Boom! Anti-Google Propaganda Fills My Inbox!

Well, this is interesting. Shortly after I yesterday announced my new “Questions I’m Asked About Google” live video streams — still currently scheduled to launch 10:30 AM PDT (GMT-7, 17:30 UTC) tomorrow morning (June 7) — than my main inbox began flooding with anti-Google hate mail. It can’t be coincidental, and some of it appears to be coordinated.

For more information about this new live streaming effort, including links for viewing, asking questions, and directly participating, please see:

I had been debating whether or not I should address (e.g. “rant”) at the start of these streams about current crazy stories attacking Google. Now I don’t see how I can reasonably avoid doing this. OK, if that’s the way it’s gotta be!

Two of the beauts I’m considering touching on tomorrow morning relate to this email deluge over the last 24 hours.

One is messages I’m receiving about an article on a wacko (but relatively major) anti-Muslim site, that usually spends much of their time trying to sell the false story that Google Search “favors” Islam. Well, now they’re even upset about Google Doodles.

They claim that Google celebrated the oppression of women with a home page Doodle of a “Disneyfied veiled Muslima” on 31 May. So I had to go back and dig this one up.

Typical fake news bull being passed around as if it were real. The Doodle in question showed a representation of famed female architect Zaha Hadid, who won the Pritzker Architecture Prize on that day in 2004. And she’s not wearing a veil.

Not even close, anti-Muslim idiots.

Then I started digging through all the hate mail being triggered by an inflammatory new article in “The Intercept” (nope, I’m not giving them any link juice!) which falsely asserts evil in Google’s plans for an ad blocking system for obnoxious ads (to be deployed in their Chrome browser), in conjunction with their upcoming full launch of “Funding Choices” (which is actually a direct descendant of their now discontinued “Google Contributor” system).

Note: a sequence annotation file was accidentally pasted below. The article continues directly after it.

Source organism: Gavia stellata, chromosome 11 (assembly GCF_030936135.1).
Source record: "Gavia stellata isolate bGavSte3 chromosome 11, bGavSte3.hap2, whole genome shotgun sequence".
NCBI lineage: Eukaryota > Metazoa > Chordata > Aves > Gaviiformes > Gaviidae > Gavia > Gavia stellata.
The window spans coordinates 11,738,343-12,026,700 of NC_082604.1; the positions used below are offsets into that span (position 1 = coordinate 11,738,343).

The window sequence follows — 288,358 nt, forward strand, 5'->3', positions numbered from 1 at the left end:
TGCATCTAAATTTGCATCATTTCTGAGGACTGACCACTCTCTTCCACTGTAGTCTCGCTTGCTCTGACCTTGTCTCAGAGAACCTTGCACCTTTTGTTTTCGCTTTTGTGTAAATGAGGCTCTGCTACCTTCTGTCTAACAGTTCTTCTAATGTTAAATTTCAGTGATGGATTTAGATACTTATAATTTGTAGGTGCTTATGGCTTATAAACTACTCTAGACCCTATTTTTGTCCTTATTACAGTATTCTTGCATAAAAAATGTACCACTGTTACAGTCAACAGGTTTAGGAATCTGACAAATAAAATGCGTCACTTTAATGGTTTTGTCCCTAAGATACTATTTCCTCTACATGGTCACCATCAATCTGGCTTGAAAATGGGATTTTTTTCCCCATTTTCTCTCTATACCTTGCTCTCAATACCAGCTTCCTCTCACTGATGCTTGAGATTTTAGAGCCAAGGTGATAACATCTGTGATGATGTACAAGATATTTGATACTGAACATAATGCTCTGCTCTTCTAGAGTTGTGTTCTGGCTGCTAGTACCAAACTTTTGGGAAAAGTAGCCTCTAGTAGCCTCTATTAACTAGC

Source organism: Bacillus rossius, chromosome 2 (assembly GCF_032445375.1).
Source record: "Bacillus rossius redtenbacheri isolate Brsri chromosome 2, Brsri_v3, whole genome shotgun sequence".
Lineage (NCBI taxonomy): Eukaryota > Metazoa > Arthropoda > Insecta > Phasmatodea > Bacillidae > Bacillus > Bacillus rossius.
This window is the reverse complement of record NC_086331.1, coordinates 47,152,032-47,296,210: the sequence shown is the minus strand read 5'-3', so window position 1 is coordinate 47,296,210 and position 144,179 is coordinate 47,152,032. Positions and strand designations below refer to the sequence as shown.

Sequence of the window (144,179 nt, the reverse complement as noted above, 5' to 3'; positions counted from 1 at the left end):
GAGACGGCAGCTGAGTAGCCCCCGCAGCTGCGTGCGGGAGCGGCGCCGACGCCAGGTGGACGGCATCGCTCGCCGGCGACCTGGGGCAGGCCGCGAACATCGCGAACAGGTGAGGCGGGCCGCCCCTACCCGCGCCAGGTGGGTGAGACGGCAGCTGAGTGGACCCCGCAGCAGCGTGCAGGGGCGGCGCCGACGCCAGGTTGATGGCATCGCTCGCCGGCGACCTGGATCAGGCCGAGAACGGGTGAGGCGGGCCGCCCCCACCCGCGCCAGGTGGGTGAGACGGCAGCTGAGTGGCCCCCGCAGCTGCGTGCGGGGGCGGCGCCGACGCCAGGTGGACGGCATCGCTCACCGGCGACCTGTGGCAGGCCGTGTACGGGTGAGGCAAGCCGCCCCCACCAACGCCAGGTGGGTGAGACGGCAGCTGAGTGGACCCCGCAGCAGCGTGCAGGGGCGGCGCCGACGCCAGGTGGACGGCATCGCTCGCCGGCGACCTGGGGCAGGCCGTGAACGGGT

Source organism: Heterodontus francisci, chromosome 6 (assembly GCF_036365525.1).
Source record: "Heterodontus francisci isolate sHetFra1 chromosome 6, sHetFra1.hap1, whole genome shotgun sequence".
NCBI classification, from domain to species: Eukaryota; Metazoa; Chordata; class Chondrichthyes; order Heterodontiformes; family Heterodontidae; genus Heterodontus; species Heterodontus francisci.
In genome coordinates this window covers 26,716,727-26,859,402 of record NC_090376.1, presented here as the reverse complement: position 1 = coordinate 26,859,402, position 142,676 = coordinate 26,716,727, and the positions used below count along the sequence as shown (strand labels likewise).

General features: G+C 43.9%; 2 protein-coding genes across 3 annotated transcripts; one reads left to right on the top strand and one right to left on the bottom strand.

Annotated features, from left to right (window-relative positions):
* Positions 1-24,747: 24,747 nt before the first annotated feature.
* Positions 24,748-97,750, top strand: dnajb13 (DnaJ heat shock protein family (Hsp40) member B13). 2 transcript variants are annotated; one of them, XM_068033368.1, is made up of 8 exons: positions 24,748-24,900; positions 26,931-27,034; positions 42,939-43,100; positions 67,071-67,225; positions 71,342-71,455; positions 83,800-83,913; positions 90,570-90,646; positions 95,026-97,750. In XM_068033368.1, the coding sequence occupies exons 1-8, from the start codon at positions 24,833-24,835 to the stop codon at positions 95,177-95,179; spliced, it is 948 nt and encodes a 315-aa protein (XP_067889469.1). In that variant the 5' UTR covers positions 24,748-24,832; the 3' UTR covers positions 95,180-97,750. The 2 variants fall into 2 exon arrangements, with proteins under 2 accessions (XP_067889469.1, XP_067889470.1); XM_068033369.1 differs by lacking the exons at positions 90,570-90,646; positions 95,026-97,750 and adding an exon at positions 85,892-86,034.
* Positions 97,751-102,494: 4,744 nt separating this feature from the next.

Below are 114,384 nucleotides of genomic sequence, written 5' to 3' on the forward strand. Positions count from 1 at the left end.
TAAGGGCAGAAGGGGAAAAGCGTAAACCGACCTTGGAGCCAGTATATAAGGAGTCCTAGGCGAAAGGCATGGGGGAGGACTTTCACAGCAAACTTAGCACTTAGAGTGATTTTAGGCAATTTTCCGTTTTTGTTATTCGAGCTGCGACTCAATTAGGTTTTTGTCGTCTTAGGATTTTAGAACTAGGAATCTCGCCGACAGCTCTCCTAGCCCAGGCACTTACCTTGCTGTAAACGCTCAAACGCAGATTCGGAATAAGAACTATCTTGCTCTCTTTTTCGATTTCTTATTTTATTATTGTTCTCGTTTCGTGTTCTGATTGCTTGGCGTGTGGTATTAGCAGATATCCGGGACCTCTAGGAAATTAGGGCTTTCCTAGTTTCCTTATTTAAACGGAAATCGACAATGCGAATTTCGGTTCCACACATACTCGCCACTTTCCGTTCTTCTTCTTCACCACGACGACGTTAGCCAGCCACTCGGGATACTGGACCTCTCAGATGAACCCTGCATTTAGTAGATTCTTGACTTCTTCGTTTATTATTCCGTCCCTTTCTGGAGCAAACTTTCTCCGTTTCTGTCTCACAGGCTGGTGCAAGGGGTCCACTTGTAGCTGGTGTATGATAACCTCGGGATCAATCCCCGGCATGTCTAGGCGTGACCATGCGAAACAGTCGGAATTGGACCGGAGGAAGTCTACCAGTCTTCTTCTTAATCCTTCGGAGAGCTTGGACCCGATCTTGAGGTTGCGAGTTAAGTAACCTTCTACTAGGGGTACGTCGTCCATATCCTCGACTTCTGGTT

Unfortunately, Google (as is all too typical with them in many cases) has not explained this very well, which creates a vacuum that deceptive articles like those from “The Intercept” fill with their own propaganda, and then the false conspiracy theories take flight en masse.

So I guess I’ll probably need to touch on this area as well tomorrow morning.

Yep, we’ll see how it goes. Please let me know if you have any questions and/or wish to participate, and again for more info (including possible scheduling provisos), please see:

Thanks all.


Announcing: “Questions I’m Asked About Google” Live Video Streams

Every day, for many years now, my email inbox has been loaded down with questions that relate to Google, one way or another. Even with my collection of “canned” responses for the most common questions, there’s significant effort involved in dealing with these queries effectively — and I don’t consider simply ignoring them to be an ethical option.

So let’s see if we can leverage some Google 21st century tech in these regards.

Inspired by Google’s own John Mueller’s excellent Webmaster Central video hangouts, I’m experimentally launching a similar live video program (with archived versions available for later viewing on YouTube), that I’m calling “Questions I’m Asked About Google” (QIAAG).

The first of my live QIAAG programs is currently scheduled for this coming Wednesday, June 7, at 10:30 AM PDT (GMT-7, 17:30 UTC). I’m aiming for a half hour length or so, but I’ll be playing it by ear.

The main topic for the debut program is Google Account issues — protection, recovery, problems, solutions, killing off some false rumors, and more regarding these critical gateways to pretty much everything you do with Google. You’re not limited to asking questions on this particular subset of Google-related topics by any means, but this is my primary focus for the first stream.

John provides Google’s answers to webmaster queries mostly related to how webmasters interact with Google for the best search results and avoidance of related problems.